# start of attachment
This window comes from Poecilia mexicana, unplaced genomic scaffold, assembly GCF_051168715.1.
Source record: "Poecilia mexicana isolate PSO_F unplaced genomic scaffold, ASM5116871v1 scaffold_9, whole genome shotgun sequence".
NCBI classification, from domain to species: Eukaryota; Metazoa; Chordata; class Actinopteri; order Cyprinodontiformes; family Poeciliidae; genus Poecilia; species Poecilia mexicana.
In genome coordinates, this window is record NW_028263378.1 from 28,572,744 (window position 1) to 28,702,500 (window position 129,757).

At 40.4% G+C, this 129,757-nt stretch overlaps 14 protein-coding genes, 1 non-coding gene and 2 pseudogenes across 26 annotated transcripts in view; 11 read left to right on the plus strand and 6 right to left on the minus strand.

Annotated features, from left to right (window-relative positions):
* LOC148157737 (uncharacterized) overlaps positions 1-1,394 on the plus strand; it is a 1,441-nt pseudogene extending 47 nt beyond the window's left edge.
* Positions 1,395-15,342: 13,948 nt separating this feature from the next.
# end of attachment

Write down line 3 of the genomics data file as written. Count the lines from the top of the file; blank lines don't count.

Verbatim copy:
NCBI classification, from domain to species: Eukaryota; Metazoa; Chordata; class Actinopteri; order Cyprinodontiformes; family Poeciliidae; genus Poecilia; species Poecilia mexicana.